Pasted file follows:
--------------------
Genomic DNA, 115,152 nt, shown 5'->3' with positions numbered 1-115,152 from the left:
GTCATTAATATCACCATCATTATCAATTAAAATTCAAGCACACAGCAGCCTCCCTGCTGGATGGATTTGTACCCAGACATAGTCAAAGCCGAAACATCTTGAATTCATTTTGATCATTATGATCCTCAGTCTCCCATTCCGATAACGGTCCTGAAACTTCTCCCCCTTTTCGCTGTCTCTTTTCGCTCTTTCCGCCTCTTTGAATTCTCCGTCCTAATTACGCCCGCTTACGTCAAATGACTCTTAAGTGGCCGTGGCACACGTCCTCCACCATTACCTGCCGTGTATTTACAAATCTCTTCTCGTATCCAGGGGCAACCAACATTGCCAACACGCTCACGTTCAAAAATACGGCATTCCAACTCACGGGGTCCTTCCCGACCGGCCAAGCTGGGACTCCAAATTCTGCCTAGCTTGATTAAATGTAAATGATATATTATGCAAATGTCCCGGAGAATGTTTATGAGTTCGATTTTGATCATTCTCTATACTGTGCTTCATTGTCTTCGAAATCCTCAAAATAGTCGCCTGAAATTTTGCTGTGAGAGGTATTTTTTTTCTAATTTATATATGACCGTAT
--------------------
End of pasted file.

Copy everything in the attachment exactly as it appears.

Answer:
Genomic DNA, 115,152 nt, shown 5'->3' with positions numbered 1-115,152 from the left:
GTCATTAATATCACCATCATTATCAATTAAAATTCAAGCACACAGCAGCCTCCCTGCTGGATGGATTTGTACCCAGACATAGTCAAAGCCGAAACATCTTGAATTCATTTTGATCATTATGATCCTCAGTCTCCCATTCCGATAACGGTCCTGAAACTTCTCCCCCTTTTCGCTGTCTCTTTTCGCTCTTTCCGCCTCTTTGAATTCTCCGTCCTAATTACGCCCGCTTACGTCAAATGACTCTTAAGTGGCCGTGGCACACGTCCTCCACCATTACCTGCCGTGTATTTACAAATCTCTTCTCGTATCCAGGGGCAACCAACATTGCCAACACGCTCACGTTCAAAAATACGGCATTCCAACTCACGGGGTCCTTCCCGACCGGCCAAGCTGGGACTCCAAATTCTGCCTAGCTTGATTAAATGTAAATGATATATTATGCAAATGTCCCGGAGAATGTTTATGAGTTCGATTTTGATCATTCTCTATACTGTGCTTCATTGTCTTCGAAATCCTCAAAATAGTCGCCTGAAATTTTGCTGTGAGAGGTATTTTTTTTCTAATTTATATATGACCGTAT